By Mark Richards.
At first glance, the Chancellor’s Spring Statement, and an article written by a Democratic wannabee in the US and Facebook’s longest period of ‘down’ time for ten years have little to do with each other? But are they the straws in the wind that will ultimately mean the beginning of the end for the tech giants that dominate the internet – and our lives?
Like me, you will have watched the Chancellor’s Spring Statement on Wednesday. I expect you took a day off work especially. You will have hung on his every word, marvelled at his mastery of complex economics, been thrilled for the vision he laid out for the country and – inevitably – fallen out of your chair laughing at his hilarious jokes.
…And no doubt you then went online to discuss the finer points of the speech with your chums, eager to see if their views on net public sector debt as a percentage of GDP chimed with yours.
Sadly, you could not have that discussion, because, on Wednesday, Facebook was ‘down’ for the longest period in ten years, only – at least for me – struggling back to life this morning.
At first glance, those two events from Wednesday have little in common, but in Facebook’s lengthy absence and in a very short section of the Chancellor’s speech, there were perhaps signs that we might be about to see the beginning of the end for the current internet giants.
On Wednesday Facebook – and associated companies like Instagram – suffered a severe disruption, variously described as its ‘worst ever’ or ‘worst for ten years.’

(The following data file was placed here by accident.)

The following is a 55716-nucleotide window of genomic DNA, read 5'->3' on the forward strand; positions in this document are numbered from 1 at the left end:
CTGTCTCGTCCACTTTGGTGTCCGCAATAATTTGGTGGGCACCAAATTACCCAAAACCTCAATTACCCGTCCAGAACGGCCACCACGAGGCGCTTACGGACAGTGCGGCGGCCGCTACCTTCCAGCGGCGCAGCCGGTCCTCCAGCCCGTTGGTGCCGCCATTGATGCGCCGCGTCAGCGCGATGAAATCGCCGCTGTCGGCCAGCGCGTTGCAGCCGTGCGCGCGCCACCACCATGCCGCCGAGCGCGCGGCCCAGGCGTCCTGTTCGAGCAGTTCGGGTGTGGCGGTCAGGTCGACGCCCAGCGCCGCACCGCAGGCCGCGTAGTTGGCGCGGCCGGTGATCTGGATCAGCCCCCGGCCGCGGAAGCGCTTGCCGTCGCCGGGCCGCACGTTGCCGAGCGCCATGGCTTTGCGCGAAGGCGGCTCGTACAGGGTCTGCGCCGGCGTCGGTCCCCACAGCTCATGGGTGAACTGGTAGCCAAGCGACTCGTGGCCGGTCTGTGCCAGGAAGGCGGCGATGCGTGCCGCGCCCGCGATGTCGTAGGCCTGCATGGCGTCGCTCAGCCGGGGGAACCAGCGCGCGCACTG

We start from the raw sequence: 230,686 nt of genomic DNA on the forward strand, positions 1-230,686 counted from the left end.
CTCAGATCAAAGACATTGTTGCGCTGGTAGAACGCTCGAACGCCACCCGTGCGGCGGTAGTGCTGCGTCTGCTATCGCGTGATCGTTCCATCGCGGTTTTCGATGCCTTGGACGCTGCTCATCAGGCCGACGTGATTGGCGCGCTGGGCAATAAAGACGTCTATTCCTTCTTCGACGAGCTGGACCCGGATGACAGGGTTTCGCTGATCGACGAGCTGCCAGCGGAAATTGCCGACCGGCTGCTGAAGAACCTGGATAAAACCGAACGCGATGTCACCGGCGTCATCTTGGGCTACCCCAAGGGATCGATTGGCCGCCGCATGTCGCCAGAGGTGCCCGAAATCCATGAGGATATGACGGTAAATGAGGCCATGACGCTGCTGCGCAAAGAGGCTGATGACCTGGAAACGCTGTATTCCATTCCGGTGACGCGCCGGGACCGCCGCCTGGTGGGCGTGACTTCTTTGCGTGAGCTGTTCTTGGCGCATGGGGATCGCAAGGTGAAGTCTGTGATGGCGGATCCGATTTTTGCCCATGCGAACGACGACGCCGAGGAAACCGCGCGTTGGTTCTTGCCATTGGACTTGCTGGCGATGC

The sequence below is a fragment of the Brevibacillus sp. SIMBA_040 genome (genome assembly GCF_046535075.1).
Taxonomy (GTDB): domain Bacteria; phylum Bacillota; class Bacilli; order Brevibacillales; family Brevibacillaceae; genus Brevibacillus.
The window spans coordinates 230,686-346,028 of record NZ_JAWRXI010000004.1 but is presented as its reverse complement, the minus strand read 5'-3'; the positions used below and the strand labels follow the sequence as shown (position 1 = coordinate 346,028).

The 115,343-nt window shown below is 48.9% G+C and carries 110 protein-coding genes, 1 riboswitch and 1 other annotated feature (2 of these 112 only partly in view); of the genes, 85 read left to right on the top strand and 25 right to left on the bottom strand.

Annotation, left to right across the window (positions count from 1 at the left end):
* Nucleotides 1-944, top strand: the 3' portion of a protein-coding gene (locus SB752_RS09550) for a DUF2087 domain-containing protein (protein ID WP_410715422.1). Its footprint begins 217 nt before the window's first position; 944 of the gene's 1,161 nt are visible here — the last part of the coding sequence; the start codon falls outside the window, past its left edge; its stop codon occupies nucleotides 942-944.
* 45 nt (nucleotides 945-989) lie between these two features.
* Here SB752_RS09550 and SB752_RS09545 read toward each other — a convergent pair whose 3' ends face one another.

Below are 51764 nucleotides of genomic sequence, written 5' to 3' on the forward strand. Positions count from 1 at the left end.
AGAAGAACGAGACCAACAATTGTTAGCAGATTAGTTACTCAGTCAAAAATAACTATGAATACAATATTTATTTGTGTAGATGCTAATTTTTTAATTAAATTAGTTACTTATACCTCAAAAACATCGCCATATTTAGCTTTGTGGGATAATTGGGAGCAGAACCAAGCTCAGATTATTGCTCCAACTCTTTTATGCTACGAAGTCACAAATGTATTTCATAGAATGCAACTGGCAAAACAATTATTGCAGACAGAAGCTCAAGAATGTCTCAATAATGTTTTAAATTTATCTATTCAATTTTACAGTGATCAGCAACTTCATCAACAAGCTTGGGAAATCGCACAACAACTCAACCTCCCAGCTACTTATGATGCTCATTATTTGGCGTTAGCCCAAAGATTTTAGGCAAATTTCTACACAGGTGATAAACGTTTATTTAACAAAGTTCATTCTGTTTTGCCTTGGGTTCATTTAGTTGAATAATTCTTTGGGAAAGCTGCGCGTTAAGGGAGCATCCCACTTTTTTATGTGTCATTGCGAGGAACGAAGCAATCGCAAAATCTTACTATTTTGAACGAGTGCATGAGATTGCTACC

The company’s main social network, its two messaging apps and Instagram were all affected, with Facebook yet to offer an explanation. The last comparable disruption was in 2008 when the site had 150m users: today it has 2.3bn and for large parts of Wednesday they found that communicating via Facebook was virtually impossible.
Was it a DoS attack?
I suspect that Facebook will never give an explanation for the problem – “We are aware that some people are currently having trouble” was more or less all they said – and this will inevitably lead many people to suspect a DoS attack.
What’s that? DoS stands for Denial of Service. It is a cyber-attack in which the perpetrator tries to make a network unavailable to its intended users. This is usually done by flooding the targeted network with superfluous requests in a bid to overload the systems. In a Distributed Denial of Service attack (DDoS) the requests come from a host of different sources, making it impossible to stop the attack by blocking a single source.
In simple terms it is like a crowd of people standing in a shop doorway, making it impossible for legitimate customers to get into the shop.
It’s not just Facebook
Virtually all big companies – especially those with millions of customers – have faced this sort of attack. Companies that have ‘time critical’ events are particularly vulnerable – so a few years ago, for example, British bookmakers were frequently hit by DDoS attacks just before the Saturday afternoon football matches kicked off, or as the runners cantered to the start for the Grand National.
Facebook, though, is a problem on a far bigger scale. And as I have said above, if it was a DDoS attack, the company is certainly not going to tell us.
Who are the FAANGs?